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Wrongful death lawsuit settled between former state Sen. Regola and family of late teen

October 6, 2018

Former state Sen. Robert Regola

A settlement has been reached in decade-old wrongful death lawsuit accusing a former state senator of negligence in connection in the death of his 14-year-old neighbor.

Court records show the case against Robert Regola, his wife, Janette, and their son, Robert “Bobby” Regola IV, concluded this week with a confidential settlement among the former neighbors. Westmoreland County Common Pleas Judge Anthony Marsili sealed terms of the agreement, keeping them secret from the public.

Neither Regola nor his lawyer could be reached for comment on Thursday.

Louis Farrell, 14, was found dead in July 2006 with a gunshot wound to his head. Bobby Regola discovered the body in a wooded section of his family’s backyard on Glenmeade Road in Hempfield. A 9mm Taurus handgun belonging to the senator was found next to Farrell.

Coroner Ken Bacha ruled the death a suicide, saying evidence indicated the teen died from a self-inflicted gunshot wound. The Farrell family disagreed and said there was no evidence the boy was suicidal.

During the lawsuit as well as two criminal cases that resulted from the incident, the Farrells contended someone else was in the woods when Farrell was shot, possibly Regola’s son, who was 16 at the time. The Farrells claimed the Regolas were at fault for their son’s death by leaving an unsecured gun in the home and allowing juveniles access to the weapon.

“Obviously, they are happy to have the wrongful death lawsuit completed and to be done with this chapter. Now they can only have good memories of Louis,” said Jon Perry, the Farrells’ attorney.

Because settlement details are confidential, Perry said he was unable to disclose financial terms of the deal.

Regola was serving his first and only term in the state Senate at the time of the incident. He has long denied any wrongdoing in connection with the death.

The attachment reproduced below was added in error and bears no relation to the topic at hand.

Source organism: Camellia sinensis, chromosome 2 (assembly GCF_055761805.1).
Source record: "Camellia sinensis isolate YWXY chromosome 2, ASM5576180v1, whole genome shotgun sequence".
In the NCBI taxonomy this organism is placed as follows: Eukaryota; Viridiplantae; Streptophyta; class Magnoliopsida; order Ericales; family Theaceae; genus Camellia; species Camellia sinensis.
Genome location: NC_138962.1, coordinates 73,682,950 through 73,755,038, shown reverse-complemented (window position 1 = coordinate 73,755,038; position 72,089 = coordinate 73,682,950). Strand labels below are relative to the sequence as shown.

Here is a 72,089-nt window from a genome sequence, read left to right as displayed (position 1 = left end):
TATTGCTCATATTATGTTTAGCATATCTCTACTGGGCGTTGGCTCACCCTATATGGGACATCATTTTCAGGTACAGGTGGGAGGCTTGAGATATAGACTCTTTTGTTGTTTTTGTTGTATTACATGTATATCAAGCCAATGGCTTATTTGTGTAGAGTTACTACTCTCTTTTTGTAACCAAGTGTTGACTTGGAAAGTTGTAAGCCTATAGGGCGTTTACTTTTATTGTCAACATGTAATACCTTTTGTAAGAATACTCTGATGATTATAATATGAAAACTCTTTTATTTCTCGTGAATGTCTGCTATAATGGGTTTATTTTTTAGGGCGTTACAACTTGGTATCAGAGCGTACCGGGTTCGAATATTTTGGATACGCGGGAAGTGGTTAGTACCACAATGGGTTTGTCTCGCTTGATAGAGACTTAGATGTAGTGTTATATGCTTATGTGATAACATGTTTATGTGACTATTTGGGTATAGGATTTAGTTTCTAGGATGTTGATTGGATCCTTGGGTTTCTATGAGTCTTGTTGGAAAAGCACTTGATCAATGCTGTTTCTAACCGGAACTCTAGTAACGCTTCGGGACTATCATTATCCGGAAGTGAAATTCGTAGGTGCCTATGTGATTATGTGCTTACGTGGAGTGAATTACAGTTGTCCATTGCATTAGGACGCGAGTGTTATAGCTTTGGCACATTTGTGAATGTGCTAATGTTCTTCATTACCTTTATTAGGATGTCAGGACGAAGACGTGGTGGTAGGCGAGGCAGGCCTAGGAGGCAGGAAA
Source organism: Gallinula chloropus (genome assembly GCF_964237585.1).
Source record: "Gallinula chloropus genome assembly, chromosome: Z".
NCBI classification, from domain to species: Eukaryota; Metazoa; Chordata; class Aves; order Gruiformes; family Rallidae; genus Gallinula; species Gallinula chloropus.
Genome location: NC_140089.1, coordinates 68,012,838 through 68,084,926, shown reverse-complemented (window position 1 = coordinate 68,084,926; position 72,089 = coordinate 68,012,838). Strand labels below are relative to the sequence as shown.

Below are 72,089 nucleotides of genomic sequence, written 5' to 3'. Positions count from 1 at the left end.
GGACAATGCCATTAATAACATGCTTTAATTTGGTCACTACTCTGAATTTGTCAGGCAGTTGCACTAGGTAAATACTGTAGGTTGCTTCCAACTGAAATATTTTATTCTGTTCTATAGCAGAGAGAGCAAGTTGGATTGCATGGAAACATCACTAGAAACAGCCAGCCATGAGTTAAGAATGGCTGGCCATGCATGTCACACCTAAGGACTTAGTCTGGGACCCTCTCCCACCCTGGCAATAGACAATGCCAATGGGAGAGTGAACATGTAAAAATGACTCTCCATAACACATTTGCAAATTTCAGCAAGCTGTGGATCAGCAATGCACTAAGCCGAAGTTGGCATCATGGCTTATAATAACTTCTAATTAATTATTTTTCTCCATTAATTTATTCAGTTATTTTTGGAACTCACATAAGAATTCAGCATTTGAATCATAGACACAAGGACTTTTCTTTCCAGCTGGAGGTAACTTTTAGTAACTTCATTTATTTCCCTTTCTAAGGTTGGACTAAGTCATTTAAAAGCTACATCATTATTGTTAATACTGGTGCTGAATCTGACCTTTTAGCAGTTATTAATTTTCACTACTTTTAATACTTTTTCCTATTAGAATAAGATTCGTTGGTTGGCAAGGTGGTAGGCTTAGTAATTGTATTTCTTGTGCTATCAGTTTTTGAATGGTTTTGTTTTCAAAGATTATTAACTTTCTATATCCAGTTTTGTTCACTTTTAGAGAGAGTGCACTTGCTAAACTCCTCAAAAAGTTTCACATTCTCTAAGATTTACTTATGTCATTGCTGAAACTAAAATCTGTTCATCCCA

Farrell entered the Regola home to feed their dog and found the unsecured gun stored under a bed, police said.

Regola told police he brought the weapon home to scare transients away from his backyard.

The gun, police contended, was not properly stored in the Regola home despite the senator’s claim that it was locked away.

District Attorney John Peck charged Regola with weapons offenses and perjury. A jury found Regola not guilty of both offenses.

Regola’s son was convicted as a juvenile with a gun possession offense and served probation.

Perry said the lawsuit was about more than just the death of the Farrells’ son.

“They are happy they stood up for what they felt was irresponsible gun ownership. They are not against guns but believe if you own a gun, you do it responsibly,” Perry said.

The Farrells and Regolas continued living next to one another for 12 years after the death. In August, the Regolas paid $825,000 for a new home in North Huntingdon, real estate records show. They have since moved, Perry said.

“They put their house on the market before the case was resolved,” he said. “We were going to seek that they do that as part of the settlement.”

Robert Regola now serves as president and chief operating officer of his own government lobbying and consulting firm.

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